Exploring the Connection Between ADHD and Sleep Disorders: Pathophysiology, Treatment, and Clinical Implications

Posted on:May 29, 2024
Last Updated: May 29, 2024
Time to read: 42–50 minutes

This article explores the intricate link between ADHD and sleep disorders. 

Individuals with Attention-Deficit/Hyperactivity Disorder (ADHD) experience significantly more sleep-related issues compared to the general population, which are associated with worse symptoms of ADHD and diminished life quality.

They report an 82.6% lifetime prevalence of sleep problems, compared to 36.5% among controls, and are more likely to use hypnotics (61.4% vs. 20.2%).  [Bjorvatn et al., 2017]

Additionally, 26.6% of those with ADHD sleep less than six hours per night versus 7.6% of controls.  

Common symptoms include excessive daytime sleepiness, cataplexy, loud snoring, pauses in breathing during sleep, restless legs, and periodic limb movements, with odds ratios for these issues ranging from 1.82 to 14.55. [Bjorvatn et al., 2017]

Sleep disturbances vary by age within the ADHD population, affecting about 73.3% of children compared to 66.8% of adults. This is significantly higher than the rates in the general population, where 20-30% of children and 6-50% of adults experience insomnia.  

Women with ADHD also report a higher incidence of insomnia at 43.9%, compared to 12.2% for women without ADHD.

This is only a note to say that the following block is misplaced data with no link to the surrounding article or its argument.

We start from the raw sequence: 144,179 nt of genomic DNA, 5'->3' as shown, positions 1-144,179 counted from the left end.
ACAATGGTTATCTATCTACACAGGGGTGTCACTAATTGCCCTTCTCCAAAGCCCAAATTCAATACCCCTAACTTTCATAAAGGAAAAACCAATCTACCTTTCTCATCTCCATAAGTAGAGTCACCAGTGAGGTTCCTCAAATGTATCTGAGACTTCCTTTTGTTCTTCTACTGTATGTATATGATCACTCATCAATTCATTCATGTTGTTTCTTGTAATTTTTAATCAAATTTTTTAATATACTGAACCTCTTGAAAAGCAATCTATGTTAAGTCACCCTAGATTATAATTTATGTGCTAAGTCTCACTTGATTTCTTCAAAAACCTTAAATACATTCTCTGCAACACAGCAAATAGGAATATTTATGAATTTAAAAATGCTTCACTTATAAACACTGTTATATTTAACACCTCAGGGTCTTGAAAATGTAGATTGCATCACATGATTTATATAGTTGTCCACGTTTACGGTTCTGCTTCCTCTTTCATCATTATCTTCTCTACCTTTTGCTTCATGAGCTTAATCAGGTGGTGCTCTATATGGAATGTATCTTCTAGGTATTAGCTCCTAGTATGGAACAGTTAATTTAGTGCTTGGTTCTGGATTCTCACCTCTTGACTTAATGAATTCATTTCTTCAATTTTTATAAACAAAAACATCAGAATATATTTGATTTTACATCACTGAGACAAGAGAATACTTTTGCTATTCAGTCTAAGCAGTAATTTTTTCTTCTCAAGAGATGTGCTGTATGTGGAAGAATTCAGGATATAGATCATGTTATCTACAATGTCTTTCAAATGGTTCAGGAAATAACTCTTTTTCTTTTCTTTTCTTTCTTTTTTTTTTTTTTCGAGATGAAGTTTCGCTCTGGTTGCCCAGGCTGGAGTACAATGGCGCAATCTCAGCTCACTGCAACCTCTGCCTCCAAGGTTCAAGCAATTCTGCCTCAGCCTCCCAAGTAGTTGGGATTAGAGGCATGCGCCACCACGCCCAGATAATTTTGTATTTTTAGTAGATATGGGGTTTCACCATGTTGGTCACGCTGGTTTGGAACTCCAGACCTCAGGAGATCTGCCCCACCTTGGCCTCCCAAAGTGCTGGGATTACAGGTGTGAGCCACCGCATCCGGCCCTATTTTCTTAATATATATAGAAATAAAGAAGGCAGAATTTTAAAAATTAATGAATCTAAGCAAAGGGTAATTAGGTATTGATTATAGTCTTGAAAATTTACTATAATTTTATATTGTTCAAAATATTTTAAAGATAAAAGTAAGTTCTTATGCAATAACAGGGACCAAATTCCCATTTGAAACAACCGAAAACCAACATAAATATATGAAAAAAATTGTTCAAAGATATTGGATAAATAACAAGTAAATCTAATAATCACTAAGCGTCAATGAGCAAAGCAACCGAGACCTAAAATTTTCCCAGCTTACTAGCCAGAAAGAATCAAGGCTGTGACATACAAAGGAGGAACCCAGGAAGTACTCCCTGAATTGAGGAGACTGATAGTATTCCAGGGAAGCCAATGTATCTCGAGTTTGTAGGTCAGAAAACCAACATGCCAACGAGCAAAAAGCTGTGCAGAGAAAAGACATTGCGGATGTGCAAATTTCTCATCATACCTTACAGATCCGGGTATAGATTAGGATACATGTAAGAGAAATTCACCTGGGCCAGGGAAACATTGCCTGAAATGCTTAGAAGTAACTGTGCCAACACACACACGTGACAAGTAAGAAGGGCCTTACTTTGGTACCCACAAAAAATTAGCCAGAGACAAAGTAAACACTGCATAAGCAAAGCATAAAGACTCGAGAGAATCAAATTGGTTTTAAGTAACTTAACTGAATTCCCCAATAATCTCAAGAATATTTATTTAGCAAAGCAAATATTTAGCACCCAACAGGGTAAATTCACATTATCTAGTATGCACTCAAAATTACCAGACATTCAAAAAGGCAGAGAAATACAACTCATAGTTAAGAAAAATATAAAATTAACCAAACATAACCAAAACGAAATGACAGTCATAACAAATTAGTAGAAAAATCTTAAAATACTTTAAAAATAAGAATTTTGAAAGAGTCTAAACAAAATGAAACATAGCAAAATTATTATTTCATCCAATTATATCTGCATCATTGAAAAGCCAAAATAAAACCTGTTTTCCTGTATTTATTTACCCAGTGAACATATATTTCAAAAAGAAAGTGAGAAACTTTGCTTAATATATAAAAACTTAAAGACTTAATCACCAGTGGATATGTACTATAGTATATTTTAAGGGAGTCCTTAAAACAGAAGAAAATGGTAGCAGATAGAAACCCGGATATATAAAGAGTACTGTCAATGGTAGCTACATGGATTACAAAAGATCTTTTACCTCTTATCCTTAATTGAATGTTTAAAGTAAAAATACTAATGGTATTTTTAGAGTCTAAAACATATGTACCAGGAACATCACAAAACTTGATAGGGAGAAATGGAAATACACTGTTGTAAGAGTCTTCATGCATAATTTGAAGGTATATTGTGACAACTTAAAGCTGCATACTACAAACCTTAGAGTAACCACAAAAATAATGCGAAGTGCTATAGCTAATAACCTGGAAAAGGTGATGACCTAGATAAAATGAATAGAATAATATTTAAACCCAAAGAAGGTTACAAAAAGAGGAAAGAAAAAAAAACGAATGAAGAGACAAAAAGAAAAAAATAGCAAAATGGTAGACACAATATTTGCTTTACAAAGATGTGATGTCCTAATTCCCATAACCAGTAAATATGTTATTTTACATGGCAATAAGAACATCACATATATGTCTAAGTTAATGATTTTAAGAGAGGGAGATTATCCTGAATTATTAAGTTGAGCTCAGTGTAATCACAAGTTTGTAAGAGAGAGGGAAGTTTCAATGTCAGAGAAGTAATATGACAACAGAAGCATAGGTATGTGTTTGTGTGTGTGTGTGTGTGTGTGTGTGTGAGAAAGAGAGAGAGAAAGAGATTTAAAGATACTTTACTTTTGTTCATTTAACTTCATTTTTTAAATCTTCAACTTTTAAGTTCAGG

Despite the high prevalence, sleep disorders are often underdiagnosed and untreated within this group, suggesting a gap in comprehensive ADHD management. [Wajszilber et al., 2018]

Furthermore, ADHD is highly comorbid with Autism Spectrum Disorder (ASD), complicating the clinical presentation and management. Sleep disorders are prevalent in children with both conditions, affecting up to 86%. [Souders et al., 2017]

The relationship between ADHD and sleep disorders is further complicated by other psychiatric comorbidities, such as anxiety, depression, and tic disorders, which are prevalent in this group, underscoring the need for comprehensive evaluations that include assessments for comorbid conditions when diagnosing and treating sleep disorders in those with ADHD. 

In this article, we specifically focus on the link between ADHD and sleep disorders. Although there are some overlaps with Autism Spectrum Disorder (ASD) and sleep disorders, we will address those associations in a separate article.

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